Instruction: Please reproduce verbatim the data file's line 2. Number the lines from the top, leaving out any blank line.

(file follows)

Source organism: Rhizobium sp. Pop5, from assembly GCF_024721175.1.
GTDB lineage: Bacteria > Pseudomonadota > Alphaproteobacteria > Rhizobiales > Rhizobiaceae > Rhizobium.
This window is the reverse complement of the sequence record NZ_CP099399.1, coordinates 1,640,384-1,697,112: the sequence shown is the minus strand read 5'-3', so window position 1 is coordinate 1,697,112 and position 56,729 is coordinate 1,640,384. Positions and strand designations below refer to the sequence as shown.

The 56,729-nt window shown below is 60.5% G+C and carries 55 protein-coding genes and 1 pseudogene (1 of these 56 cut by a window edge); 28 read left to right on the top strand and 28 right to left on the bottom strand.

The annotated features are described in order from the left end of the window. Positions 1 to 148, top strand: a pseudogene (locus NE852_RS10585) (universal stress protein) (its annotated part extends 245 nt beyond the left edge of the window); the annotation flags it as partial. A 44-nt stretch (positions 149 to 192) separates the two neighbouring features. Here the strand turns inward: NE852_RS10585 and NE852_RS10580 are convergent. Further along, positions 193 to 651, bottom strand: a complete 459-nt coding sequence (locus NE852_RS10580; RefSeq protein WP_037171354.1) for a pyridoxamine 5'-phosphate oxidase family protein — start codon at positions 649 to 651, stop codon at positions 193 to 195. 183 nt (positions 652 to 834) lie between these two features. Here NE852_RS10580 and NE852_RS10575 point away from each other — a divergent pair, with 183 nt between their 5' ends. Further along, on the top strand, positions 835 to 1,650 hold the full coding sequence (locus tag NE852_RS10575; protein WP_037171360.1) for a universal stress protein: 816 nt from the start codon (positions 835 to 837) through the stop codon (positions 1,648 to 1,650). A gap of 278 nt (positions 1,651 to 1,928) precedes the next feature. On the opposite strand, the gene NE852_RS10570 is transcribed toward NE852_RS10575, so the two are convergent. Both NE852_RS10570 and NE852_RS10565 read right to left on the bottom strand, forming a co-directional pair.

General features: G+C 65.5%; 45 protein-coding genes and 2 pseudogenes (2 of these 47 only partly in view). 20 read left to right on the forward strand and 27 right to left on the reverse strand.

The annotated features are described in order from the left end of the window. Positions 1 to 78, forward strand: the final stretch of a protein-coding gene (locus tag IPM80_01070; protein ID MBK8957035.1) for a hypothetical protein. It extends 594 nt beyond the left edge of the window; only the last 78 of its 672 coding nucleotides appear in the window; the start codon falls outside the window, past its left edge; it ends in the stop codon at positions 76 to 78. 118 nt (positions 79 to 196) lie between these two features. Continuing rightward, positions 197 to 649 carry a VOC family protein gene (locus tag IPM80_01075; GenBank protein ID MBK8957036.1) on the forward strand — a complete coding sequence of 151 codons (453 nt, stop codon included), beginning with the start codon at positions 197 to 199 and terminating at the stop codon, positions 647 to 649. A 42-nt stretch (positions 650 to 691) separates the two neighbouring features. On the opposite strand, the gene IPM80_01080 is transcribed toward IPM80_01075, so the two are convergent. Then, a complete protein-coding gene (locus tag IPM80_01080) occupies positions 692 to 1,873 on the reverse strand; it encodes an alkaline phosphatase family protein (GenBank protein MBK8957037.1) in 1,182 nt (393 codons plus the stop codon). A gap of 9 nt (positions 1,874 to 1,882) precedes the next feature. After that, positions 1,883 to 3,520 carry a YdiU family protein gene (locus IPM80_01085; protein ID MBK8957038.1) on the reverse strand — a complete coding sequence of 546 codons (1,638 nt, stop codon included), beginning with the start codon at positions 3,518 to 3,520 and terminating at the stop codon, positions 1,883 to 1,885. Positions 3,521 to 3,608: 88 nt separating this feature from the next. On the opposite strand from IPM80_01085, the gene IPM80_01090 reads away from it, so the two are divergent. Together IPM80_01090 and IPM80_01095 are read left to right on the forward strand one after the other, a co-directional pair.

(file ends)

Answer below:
GTDB lineage: Bacteria > Pseudomonadota > Alphaproteobacteria > Rhizobiales > Rhizobiaceae > Rhizobium.